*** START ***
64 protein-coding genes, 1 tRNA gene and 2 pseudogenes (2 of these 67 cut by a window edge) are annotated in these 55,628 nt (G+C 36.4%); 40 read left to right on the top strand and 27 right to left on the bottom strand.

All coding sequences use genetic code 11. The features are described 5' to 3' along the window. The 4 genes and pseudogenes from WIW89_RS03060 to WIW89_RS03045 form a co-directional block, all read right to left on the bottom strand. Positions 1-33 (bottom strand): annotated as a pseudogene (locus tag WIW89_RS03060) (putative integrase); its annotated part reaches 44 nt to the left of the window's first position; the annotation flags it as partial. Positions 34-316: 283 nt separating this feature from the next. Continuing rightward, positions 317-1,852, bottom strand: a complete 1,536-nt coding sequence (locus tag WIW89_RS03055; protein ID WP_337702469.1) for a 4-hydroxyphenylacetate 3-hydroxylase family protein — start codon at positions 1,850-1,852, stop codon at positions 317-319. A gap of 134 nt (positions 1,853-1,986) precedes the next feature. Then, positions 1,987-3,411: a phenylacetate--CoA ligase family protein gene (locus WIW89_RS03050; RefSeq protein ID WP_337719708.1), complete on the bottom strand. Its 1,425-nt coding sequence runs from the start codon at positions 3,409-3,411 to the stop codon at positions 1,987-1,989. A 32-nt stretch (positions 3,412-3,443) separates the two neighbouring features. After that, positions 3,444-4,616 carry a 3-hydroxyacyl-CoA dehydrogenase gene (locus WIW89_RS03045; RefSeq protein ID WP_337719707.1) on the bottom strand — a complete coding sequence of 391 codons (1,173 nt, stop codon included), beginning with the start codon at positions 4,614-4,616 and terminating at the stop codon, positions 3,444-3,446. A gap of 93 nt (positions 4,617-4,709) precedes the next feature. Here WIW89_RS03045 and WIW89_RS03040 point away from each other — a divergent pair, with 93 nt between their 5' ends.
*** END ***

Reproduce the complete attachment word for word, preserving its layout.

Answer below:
64 protein-coding genes, 1 tRNA gene and 2 pseudogenes (2 of these 67 cut by a window edge) are annotated in these 55,628 nt (G+C 36.4%); 40 read left to right on the top strand and 27 right to left on the bottom strand.

All coding sequences use genetic code 11. The features are described 5' to 3' along the window. The 4 genes and pseudogenes from WIW89_RS03060 to WIW89_RS03045 form a co-directional block, all read right to left on the bottom strand. Positions 1-33 (bottom strand): annotated as a pseudogene (locus tag WIW89_RS03060) (putative integrase); its annotated part reaches 44 nt to the left of the window's first position; the annotation flags it as partial. Positions 34-316: 283 nt separating this feature from the next. Continuing rightward, positions 317-1,852, bottom strand: a complete 1,536-nt coding sequence (locus tag WIW89_RS03055; protein ID WP_337702469.1) for a 4-hydroxyphenylacetate 3-hydroxylase family protein — start codon at positions 1,850-1,852, stop codon at positions 317-319. A gap of 134 nt (positions 1,853-1,986) precedes the next feature. Then, positions 1,987-3,411: a phenylacetate--CoA ligase family protein gene (locus WIW89_RS03050; RefSeq protein ID WP_337719708.1), complete on the bottom strand. Its 1,425-nt coding sequence runs from the start codon at positions 3,409-3,411 to the stop codon at positions 1,987-1,989. A 32-nt stretch (positions 3,412-3,443) separates the two neighbouring features. After that, positions 3,444-4,616 carry a 3-hydroxyacyl-CoA dehydrogenase gene (locus WIW89_RS03045; RefSeq protein ID WP_337719707.1) on the bottom strand — a complete coding sequence of 391 codons (1,173 nt, stop codon included), beginning with the start codon at positions 4,614-4,616 and terminating at the stop codon, positions 3,444-3,446. A gap of 93 nt (positions 4,617-4,709) precedes the next feature. Here WIW89_RS03045 and WIW89_RS03040 point away from each other — a divergent pair, with 93 nt between their 5' ends.